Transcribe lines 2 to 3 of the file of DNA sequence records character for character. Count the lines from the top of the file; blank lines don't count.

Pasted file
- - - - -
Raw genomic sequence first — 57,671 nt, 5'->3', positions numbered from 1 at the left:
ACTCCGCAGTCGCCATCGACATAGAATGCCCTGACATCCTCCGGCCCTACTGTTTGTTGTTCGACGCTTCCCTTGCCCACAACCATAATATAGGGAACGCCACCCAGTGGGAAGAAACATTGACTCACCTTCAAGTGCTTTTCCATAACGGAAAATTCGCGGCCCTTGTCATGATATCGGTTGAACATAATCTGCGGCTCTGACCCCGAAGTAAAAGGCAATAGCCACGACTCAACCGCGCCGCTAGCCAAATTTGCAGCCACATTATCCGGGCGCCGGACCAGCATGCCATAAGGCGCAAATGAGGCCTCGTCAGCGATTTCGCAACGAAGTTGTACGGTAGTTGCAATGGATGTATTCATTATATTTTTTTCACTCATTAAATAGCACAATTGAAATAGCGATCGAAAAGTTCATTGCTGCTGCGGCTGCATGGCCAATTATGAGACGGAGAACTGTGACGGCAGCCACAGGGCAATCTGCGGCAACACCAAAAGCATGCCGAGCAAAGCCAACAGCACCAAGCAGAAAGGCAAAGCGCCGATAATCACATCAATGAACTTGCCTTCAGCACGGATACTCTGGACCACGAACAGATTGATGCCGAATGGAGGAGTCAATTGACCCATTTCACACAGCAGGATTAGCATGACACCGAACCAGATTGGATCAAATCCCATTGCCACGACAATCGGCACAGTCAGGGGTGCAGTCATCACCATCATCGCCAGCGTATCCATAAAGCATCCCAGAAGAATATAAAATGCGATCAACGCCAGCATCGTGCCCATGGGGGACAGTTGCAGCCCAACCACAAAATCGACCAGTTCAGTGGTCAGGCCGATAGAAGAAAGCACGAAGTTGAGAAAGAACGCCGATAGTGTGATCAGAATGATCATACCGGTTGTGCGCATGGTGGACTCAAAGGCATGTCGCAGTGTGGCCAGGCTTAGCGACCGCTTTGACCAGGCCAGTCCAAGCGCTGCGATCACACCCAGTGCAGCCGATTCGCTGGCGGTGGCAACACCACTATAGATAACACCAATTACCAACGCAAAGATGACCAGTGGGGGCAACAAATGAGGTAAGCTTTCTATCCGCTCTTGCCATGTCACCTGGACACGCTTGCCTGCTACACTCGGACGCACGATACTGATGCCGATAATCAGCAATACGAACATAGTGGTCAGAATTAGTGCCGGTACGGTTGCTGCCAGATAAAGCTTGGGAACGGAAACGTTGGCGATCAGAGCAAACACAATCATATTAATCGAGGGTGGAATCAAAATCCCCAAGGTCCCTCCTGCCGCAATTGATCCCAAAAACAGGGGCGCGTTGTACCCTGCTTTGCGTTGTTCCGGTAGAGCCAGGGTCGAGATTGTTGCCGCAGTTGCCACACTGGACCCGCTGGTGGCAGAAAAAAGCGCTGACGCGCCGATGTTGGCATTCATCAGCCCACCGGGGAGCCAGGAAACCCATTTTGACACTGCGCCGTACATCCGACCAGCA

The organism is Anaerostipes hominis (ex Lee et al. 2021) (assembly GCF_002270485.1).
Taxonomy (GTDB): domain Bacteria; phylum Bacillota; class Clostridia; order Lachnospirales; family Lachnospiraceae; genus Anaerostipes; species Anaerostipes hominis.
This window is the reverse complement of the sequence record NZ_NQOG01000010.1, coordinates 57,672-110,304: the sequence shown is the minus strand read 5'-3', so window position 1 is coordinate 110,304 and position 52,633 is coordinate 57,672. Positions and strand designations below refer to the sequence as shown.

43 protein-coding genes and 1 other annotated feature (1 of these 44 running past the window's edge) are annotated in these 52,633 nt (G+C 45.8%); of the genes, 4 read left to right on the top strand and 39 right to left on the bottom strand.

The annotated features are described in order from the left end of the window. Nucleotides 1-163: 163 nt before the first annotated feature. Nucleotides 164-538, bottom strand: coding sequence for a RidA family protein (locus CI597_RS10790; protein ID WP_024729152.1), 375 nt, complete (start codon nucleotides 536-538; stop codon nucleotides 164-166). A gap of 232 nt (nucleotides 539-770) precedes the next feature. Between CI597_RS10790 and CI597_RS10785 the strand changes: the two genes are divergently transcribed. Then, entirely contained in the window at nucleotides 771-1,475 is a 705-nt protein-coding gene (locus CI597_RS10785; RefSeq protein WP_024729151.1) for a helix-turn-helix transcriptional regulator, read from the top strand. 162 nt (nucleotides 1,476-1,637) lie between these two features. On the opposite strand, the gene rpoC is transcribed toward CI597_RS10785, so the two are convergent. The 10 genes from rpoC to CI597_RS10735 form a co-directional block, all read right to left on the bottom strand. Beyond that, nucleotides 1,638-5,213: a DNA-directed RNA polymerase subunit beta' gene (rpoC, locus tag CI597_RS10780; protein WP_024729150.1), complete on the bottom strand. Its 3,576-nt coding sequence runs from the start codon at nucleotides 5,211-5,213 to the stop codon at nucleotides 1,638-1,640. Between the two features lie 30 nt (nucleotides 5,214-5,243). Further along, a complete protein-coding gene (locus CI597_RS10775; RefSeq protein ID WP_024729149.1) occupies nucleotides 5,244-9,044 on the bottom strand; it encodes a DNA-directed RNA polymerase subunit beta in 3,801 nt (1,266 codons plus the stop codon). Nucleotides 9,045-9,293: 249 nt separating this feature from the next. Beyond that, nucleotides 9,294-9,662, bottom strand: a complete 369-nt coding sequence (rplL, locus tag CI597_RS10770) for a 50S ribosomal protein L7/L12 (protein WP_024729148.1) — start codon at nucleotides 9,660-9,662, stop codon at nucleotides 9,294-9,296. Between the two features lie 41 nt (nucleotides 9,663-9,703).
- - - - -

ACTCCGCAGTCGCCATCGACATAGAATGCCCTGACATCCTCCGGCCCTACTGTTTGTTGTTCGACGCTTCCCTTGCCCACAACCATAATATAGGGAACGCCACCCAGTGGGAAGAAACATTGACTCACCTTCAAGTGCTTTTCCATAACGGAAAATTCGCGGCCCTTGTCATGATATCGGTTGAACATAATCTGCGGCTCTGACCCCGAAGTAAAAGGCAATAGCCACGACTCAACCGCGCCGCTAGCCAAATTTGCAGCCACATTATCCGGGCGCCGGACCAGCATGCCATAAGGCGCAAATGAGGCCTCGTCAGCGATTTCGCAACGAAGTTGTACGGTAGTTGCAATGGATGTATTCATTATATTTTTTTCACTCATTAAATAGCACAATTGAAATAGCGATCGAAAAGTTCATTGCTGCTGCGGCTGCATGGCCAATTATGAGACGGAGAACTGTGACGGCAGCCACAGGGCAATCTGCGGCAACACCAAAAGCATGCCGAGCAAAGCCAACAGCACCAAGCAGAAAGGCAAAGCGCCGATAATCACATCAATGAACTTGCCTTCAGCACGGATACTCTGGACCACGAACAGATTGATGCCGAATGGAGGAGTCAATTGACCCATTTCACACAGCAGGATTAGCATGACACCGAACCAGATTGGATCAAATCCCATTGCCACGACAATCGGCACAGTCAGGGGTGCAGTCATCACCATCATCGCCAGCGTATCCATAAAGCATCCCAGAAGAATATAAAATGCGATCAACGCCAGCATCGTGCCCATGGGGGACAGTTGCAGCCCAACCACAAAATCGACCAGTTCAGTGGTCAGGCCGATAGAAGAAAGCACGAAGTTGAGAAAGAACGCCGATAGTGTGATCAGAATGATCATACCGGTTGTGCGCATGGTGGACTCAAAGGCATGTCGCAGTGTGGCCAGGCTTAGCGACCGCTTTGACCAGGCCAGTCCAAGCGCTGCGATCACACCCAGTGCAGCCGATTCGCTGGCGGTGGCAACACCACTATAGATAACACCAATTACCAACGCAAAGATGACCAGTGGGGGCAACAAATGAGGTAAGCTTTCTATCCGCTCTTGCCATGTCACCTGGACACGCTTGCCTGCTACACTCGGACGCACGATACTGATGCCGATAATCAGCAATACGAACATAGTGGTCAGAATTAGTGCCGGTACGGTTGCTGCCAGATAAAGCTTGGGAACGGAAACGTTGGCGATCAGAGCAAACACAATCATATTAATCGAGGGTGGAATCAAAATCCCCAAGGTCCCTCCTGCCGCAATTGATCCCAAAAACAGGGGCGCGTTGTACCCTGCTTTGCGTTGTTCCGGTAGAGCCAGGGTCGAGATTGTTGCCGCAGTTGCCACACTGGACCCGCTGGTGGCAGAAAAAAGCGCTGACGCGCCGATGTTGGCATTCATCAGCCCACCGGGGAGCCAGGAAACCCATTTTGACACTGCGCCGTACATCCGACCAGCA

The organism is Anaerostipes hominis (ex Lee et al. 2021) (assembly GCF_002270485.1).